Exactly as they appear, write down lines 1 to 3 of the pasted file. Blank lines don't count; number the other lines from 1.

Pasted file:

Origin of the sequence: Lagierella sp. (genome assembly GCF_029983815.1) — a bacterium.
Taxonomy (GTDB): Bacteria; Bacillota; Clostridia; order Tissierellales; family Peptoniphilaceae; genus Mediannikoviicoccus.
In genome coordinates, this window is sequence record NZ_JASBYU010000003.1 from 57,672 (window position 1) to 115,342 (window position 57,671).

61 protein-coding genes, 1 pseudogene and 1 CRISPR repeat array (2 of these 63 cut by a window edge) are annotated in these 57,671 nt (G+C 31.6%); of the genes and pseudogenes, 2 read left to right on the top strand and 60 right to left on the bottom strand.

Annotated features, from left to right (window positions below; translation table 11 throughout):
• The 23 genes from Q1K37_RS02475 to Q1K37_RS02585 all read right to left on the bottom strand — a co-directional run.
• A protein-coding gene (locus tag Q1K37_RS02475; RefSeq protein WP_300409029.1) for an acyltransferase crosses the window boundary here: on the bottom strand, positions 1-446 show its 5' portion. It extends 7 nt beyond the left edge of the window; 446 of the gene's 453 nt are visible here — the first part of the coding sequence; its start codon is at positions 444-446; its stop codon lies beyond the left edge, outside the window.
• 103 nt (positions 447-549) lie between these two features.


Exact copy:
Origin of the sequence: Lagierella sp. (genome assembly GCF_029983815.1) — a bacterium.
Taxonomy (GTDB): Bacteria; Bacillota; Clostridia; order Tissierellales; family Peptoniphilaceae; genus Mediannikoviicoccus.
In genome coordinates, this window is sequence record NZ_JASBYU010000003.1 from 57,672 (window position 1) to 115,342 (window position 57,671).